Logical problem solving class #5 at Yokohama National University

Today’s topic was Inductive method, which is one of the two techniques to develop a logical argument.

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While an induced conclusion may NOT be 100% logically correct, I shared two counter-solutions to this issue:

Depending on which type of the induction, you need to check either (i) whether there is no exception for Type 2 or (ii) a hidden assumption is valid for Type 1.

Type 1 has examples with the same subjects, while Type 2 has examples with the same predicates.

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They are two cases for Type 1 &2. No one single right conclusion you can draw from the examples connected with the conclusion on the top of the structure.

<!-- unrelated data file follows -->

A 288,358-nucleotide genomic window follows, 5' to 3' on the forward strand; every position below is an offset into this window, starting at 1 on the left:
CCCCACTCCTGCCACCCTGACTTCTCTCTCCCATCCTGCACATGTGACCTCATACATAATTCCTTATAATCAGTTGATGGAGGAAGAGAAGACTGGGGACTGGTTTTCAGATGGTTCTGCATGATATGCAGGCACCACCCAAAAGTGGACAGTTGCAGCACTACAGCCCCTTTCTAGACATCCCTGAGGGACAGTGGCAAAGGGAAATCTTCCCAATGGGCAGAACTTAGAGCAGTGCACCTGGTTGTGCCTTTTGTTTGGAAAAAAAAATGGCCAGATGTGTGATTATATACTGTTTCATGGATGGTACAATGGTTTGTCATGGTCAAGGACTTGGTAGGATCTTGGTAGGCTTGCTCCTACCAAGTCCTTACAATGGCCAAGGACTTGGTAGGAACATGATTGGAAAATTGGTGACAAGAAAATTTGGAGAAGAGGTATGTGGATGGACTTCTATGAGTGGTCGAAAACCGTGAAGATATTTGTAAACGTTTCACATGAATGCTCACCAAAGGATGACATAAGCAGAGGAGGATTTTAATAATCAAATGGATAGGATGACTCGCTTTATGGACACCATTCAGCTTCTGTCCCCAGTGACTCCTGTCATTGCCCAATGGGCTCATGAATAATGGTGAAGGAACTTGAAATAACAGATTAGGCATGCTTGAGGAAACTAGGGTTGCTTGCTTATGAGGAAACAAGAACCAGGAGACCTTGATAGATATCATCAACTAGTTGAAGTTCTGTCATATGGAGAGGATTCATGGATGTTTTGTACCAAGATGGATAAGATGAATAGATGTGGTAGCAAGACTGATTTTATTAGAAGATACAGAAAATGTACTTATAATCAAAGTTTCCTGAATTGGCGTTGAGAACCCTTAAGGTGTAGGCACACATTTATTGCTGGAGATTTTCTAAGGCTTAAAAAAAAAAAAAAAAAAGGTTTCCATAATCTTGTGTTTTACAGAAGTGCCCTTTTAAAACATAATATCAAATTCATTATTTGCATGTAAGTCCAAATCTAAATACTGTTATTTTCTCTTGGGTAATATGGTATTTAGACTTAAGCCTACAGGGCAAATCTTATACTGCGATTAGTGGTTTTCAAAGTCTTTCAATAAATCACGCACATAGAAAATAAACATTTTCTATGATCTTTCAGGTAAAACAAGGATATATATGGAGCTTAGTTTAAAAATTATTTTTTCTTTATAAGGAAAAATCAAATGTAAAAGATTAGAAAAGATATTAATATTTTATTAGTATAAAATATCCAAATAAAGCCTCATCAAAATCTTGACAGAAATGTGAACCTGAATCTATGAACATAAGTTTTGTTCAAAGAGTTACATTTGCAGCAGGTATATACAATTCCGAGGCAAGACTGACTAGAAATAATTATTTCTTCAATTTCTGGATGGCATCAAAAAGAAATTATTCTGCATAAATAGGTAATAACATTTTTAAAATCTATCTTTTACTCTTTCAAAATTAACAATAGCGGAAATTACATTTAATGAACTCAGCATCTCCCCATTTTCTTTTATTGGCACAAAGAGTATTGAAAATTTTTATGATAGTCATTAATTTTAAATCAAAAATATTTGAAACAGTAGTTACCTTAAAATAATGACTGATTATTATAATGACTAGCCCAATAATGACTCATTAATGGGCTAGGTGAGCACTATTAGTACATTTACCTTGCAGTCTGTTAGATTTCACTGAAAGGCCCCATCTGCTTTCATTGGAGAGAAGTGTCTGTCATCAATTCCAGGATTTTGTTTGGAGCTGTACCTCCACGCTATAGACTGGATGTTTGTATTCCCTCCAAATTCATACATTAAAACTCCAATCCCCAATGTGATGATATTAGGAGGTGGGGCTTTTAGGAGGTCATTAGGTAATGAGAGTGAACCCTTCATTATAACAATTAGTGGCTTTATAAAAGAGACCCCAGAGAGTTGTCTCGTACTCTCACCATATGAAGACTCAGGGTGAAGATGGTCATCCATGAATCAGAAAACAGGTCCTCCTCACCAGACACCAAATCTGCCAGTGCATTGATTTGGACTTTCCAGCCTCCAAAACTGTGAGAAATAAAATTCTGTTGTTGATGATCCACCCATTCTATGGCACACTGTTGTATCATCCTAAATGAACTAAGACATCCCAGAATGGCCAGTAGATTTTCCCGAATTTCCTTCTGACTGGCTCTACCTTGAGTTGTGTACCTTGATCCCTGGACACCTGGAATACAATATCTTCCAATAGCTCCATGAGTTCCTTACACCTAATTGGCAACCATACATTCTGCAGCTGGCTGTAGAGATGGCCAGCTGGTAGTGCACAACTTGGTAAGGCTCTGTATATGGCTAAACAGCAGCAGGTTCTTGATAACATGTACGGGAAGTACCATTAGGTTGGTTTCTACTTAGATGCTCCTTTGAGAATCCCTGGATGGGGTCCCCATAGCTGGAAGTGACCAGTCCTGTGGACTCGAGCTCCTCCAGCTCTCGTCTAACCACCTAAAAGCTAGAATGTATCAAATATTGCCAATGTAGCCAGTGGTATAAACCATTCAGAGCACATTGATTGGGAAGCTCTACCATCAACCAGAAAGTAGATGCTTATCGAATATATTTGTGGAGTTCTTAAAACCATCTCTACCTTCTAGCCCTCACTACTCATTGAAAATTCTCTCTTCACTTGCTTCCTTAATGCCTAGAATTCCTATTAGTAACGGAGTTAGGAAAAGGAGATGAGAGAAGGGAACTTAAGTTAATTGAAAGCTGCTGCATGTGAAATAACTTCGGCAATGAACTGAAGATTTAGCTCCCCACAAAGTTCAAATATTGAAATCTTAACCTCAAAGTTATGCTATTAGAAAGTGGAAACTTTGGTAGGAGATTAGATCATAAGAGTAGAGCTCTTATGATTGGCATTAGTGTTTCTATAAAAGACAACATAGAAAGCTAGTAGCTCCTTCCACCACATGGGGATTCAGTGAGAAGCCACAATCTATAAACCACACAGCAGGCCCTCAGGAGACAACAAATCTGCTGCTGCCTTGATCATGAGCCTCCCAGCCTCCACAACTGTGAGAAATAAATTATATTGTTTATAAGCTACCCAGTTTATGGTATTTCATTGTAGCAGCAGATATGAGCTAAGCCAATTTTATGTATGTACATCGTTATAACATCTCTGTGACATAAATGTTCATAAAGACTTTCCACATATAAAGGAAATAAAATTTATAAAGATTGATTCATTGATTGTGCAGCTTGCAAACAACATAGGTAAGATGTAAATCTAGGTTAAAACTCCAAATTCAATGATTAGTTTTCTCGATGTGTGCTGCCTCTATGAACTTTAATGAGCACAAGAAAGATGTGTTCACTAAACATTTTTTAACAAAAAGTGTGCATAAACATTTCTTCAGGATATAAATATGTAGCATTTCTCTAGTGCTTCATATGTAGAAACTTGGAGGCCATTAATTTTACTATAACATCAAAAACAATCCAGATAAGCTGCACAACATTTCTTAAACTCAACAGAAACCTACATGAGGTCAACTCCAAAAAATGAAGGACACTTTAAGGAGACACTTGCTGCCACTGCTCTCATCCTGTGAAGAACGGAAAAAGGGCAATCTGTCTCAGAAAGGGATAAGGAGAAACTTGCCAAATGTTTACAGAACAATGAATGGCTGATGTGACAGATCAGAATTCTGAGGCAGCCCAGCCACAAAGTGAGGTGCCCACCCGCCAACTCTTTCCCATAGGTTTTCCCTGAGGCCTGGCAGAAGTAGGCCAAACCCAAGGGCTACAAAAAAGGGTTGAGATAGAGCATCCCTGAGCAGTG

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Finally, in the class, six small groups developed some cases with inductive logic. But I found that it was hard for university students, who do not have any work experience nor problem-solving experience, to come up with some specific ideas about a conclusion to assert or issue to solve.

Some specific issue or assertion may need to be provided in advance so that they can come up with a logical structure to support the conclusion.

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